You can see what it looks like at:
http://home.comcast.net/~tjwatson1/page28.htm
It ain't beautiful but it works good.
Thomas J. Watson-Cabinetmaker (ret) Real Email is: tjwatson1ATcomcastDOTnet Website: http://home.comcast.net/~tjwatson1
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brought forth from the murky depths:

I'll bet it works well, too. <bseg>
You're all set up to do crosscuts on a 4x12 panel the hard way, aren't you? I'll bet a small plane could land on that thing.
Do you also do assembly on the outfeed table? Height?
-- Vidi, Vici, Veni --- http://diversify.com Comprehensive Website Development
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On Tue, 13 Jan 2004 18:02:33 GMT, Larry Jaques

I needed the "good" to go with the "ain't", LJ. Y'all need to spend about ten or fifteen years writing dialogue every day to have an appreciation for such things. There's a Chicago Manual of Style 'round here somewheres and a Strunk and White - prolly a copy or two of Turabian and a moldy copy of Stone and Bell but they ain't much use in writin' dialogue good.

Yeah - I never built a proper assembly table and would use the outfeed table for most of that sort of work. The fence on that Unisaw will go to a little over eight feet and that is a big help in cross cutting 4x8 ply to length for bookcase sides before turning the sheet around and ripping out the individual pieces. It's a stock Delta item but I don't see them advertising it much. The height of the outfeed table can be adjusted with the leg levelers over a range of about three inches. When I crank them all the way up, the table sits on casters so that it can roll around the shop as needed.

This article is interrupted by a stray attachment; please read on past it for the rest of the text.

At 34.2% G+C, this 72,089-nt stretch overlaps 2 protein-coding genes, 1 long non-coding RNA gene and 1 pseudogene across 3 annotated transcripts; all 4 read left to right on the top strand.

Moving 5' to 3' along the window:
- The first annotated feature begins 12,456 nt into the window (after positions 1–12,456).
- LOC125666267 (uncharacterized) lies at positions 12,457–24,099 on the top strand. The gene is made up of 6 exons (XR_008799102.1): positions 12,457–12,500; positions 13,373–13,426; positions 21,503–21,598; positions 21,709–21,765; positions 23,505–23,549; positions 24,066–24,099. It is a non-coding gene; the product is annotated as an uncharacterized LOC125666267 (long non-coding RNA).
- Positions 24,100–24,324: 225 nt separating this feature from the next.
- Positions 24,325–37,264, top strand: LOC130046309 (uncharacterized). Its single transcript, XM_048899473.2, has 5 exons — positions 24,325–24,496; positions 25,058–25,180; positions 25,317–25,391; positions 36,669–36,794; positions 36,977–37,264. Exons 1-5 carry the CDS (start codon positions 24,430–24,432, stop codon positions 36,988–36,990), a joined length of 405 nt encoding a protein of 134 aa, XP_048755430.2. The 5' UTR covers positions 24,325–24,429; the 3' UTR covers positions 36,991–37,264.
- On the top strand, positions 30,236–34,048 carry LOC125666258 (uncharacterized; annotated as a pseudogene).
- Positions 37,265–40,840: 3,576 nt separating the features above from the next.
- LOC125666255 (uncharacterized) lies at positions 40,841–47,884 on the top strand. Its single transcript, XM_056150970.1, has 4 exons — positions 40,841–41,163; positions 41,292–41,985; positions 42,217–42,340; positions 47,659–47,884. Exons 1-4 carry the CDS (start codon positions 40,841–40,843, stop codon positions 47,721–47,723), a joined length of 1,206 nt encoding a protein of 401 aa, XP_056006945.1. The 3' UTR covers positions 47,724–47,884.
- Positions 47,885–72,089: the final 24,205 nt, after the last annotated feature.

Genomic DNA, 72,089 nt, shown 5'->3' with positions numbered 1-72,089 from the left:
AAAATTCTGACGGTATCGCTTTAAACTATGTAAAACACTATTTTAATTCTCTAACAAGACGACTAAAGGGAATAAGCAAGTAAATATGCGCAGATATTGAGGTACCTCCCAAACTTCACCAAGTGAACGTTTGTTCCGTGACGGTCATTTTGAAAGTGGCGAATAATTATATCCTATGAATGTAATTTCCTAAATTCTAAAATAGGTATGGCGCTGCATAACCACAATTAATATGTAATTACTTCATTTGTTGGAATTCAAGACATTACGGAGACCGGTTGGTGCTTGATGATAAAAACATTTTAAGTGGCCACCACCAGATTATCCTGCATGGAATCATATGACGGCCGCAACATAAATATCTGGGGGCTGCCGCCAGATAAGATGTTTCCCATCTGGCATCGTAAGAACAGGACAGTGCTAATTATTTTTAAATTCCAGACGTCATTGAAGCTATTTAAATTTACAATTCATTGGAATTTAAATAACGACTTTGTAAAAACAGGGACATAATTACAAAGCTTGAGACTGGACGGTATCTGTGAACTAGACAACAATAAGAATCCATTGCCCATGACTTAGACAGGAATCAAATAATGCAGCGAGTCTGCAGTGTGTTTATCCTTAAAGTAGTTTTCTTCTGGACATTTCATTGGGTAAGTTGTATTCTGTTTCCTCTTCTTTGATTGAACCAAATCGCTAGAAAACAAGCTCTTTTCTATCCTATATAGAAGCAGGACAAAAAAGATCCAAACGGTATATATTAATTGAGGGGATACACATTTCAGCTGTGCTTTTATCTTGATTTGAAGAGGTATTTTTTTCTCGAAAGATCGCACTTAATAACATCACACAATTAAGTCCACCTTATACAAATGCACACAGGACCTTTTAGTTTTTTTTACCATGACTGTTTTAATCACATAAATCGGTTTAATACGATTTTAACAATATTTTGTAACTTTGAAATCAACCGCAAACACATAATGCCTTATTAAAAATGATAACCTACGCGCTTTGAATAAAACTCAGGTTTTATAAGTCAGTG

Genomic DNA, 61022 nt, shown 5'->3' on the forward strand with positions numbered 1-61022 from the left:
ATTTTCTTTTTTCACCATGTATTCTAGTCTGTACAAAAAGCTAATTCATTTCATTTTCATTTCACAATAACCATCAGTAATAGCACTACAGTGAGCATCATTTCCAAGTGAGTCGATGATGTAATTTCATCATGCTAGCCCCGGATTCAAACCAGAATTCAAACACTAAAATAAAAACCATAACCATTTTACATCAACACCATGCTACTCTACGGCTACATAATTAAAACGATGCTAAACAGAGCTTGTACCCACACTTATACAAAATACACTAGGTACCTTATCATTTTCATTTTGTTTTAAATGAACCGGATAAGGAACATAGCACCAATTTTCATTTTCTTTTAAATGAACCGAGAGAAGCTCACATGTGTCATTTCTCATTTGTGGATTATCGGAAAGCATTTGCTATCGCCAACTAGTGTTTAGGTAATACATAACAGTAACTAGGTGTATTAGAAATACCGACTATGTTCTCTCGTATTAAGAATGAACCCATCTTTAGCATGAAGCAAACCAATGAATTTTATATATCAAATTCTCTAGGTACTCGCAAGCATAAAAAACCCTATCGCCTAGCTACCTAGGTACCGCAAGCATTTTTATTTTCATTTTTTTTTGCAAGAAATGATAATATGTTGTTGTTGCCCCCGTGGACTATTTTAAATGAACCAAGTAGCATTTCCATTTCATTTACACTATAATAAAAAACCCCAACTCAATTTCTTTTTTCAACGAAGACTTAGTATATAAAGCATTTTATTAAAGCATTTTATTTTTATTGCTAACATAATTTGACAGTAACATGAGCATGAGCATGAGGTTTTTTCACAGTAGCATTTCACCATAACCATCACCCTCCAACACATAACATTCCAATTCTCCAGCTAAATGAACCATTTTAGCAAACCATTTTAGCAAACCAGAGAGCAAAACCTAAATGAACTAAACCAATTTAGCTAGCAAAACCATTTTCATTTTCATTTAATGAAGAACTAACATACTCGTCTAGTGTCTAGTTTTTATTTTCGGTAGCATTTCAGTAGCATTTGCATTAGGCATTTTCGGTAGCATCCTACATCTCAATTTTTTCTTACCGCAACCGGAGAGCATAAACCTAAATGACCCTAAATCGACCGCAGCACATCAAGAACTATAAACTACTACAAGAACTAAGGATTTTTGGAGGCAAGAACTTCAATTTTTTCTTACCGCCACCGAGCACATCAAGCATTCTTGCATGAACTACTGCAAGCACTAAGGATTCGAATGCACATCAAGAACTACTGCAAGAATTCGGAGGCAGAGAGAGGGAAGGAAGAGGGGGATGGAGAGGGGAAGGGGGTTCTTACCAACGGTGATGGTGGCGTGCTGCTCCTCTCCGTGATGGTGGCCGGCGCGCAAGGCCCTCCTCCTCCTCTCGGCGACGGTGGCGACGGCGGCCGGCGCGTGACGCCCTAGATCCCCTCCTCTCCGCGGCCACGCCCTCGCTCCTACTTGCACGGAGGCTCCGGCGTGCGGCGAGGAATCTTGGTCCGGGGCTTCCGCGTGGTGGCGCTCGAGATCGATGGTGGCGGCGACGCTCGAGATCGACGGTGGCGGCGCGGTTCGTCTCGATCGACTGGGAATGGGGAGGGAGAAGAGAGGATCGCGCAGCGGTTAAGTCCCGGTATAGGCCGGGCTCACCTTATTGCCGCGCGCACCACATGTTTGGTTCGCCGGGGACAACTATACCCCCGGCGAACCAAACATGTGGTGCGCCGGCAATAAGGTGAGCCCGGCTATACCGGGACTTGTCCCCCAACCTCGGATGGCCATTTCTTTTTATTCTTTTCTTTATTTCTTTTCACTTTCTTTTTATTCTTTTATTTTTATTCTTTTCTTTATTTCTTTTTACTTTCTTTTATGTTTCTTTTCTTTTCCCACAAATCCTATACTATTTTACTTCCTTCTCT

Thomas J. Watson-Cabinetmaker (ret) Real Email is: tjwatson1ATcomcastDOTnet Website: http://home.comcast.net/~tjwatson1
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My version:
<
http://www.bburke.com/wood/images/outfeed.jpg
Formica laminated to 1 1/2" of MDF and framed with ash to protect the edges. Hardwood miter slots for longevity. Height is fine tunable with machine bolts into T-nuts at the bottom of each leg.
The table is not attached to the saw in any way, as it weighs about 200 pounds without anything on the shelves.
Makes an excellent assembly area as well.
Barry
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Nice size shop BTW....LUCKY YOU....
My outfeed table on my Cabinet saw is as wide as my fence..(52 inches.)... and it is about 40 to 48 inches in lenght...not really sure but it is long enough that an 8 foot long pylwood panel can be ripped in half and STAY ON THE TABLE... and since I do not normally rip boards of panels longer then 8 foot this works for me... Just remember that the distance from the back of the blade to the end of the outfeed table has to be greater then 48 inches or that plywood panel will fall off ... lol...
Down side of my table is that I find myself using it a lot as a work table (work bench) or assembly table not really a problem but what can I say...
Bob GRiffiths